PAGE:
There is nothing in this post about digital mobile language learning.
[editor argues that there are elements of digital and learning here, and possibly language, because of the writing. -ed.]
However, if you’re interested in supporting your career sharing mobile solutions in your language classroom, I urge you to read on. I teach at two Japanese universities. I’m employed full-time as an assistant professor at one school and I lecture part-time at another. I love both jobs, and the support I get from both institutions is fantastic. I am, however, employed on short-term contracts. My situation is not unlike many other language teachers in Japan, where according to Nagatomo (2012) the number of contracted or part-time faculty greatly outweighs the number of permanent staff.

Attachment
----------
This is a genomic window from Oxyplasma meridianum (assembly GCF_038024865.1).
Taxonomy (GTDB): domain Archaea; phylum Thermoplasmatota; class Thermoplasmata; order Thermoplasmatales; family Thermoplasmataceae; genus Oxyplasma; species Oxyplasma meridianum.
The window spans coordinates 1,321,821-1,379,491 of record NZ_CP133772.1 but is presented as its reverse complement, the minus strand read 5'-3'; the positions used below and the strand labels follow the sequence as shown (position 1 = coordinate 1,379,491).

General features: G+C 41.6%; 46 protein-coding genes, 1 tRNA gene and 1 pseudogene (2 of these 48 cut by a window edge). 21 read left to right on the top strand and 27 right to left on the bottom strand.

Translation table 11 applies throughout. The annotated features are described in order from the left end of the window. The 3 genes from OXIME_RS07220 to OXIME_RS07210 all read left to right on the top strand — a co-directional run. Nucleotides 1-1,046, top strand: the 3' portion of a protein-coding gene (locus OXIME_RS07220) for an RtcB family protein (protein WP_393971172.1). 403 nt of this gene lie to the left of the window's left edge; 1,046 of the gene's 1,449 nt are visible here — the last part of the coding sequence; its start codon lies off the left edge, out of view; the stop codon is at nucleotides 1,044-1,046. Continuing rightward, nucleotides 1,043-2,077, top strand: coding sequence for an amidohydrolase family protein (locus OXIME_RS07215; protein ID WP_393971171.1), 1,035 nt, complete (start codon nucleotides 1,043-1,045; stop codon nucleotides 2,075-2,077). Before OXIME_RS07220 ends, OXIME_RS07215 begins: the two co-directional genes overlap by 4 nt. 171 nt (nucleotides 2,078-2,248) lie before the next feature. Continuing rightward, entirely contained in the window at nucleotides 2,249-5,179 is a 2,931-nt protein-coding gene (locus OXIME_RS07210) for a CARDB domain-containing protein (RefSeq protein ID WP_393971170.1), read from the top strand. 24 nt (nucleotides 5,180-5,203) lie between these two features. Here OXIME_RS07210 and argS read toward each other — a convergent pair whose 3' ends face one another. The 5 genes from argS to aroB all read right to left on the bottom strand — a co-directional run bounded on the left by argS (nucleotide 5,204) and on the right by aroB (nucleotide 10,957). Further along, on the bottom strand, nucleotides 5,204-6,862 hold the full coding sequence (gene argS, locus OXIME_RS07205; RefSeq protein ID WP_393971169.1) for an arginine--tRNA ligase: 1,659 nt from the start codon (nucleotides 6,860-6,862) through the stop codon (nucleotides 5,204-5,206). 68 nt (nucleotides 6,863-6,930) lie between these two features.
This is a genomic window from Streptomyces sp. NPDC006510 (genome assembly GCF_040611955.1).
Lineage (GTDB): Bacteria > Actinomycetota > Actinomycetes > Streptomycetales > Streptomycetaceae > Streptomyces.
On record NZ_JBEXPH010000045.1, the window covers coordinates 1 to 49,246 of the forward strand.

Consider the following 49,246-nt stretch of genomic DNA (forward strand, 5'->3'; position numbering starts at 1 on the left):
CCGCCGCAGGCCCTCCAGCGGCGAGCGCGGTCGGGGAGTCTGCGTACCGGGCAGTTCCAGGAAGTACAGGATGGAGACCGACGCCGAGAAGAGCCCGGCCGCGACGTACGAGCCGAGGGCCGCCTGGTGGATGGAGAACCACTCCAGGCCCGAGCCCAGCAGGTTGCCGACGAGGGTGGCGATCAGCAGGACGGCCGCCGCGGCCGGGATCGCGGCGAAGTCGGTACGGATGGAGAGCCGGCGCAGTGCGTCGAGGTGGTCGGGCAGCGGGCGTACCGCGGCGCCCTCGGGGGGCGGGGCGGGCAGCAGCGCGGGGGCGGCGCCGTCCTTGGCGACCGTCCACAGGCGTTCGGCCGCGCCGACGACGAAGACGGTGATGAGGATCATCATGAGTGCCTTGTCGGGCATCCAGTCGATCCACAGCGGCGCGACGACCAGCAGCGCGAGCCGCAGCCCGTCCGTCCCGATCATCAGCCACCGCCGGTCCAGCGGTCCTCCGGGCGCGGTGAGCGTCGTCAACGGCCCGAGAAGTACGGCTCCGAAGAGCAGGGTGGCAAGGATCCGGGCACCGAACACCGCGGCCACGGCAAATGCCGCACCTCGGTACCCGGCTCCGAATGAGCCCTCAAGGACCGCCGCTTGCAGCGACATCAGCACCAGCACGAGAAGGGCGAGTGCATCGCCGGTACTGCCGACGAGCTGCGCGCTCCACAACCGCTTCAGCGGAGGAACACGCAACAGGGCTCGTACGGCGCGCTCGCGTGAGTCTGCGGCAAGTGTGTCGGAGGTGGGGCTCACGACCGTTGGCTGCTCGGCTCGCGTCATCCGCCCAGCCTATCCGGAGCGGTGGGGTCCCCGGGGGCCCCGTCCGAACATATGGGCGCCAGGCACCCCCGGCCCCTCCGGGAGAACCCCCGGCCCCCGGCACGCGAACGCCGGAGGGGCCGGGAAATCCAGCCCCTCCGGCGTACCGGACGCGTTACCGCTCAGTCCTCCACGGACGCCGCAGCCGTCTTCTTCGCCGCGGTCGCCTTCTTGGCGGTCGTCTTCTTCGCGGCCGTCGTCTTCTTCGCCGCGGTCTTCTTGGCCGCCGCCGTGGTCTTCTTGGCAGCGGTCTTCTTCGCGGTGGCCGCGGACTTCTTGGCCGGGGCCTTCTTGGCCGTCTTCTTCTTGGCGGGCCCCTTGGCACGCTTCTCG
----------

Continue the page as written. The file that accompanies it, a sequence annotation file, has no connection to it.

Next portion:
Regrettably, my employment conditions have a big influence my motivation to grow professionally. That is to say, I’m not necessarily driven by my will to grow as a teacher, but rather how I can build my resume and position myself in way that my head isn’t first on the chopping block when contacts are reviewed. To compound my fear of the future, competition between teachers is fierce, so I’ve been looking into how I get ahead of the pack by building my academic profile online.
In this blog I wanted to share three sites I’ve been starting to tinker with: Google Scholar, Academia.edu, and Read&ResearchMap. Descriptions: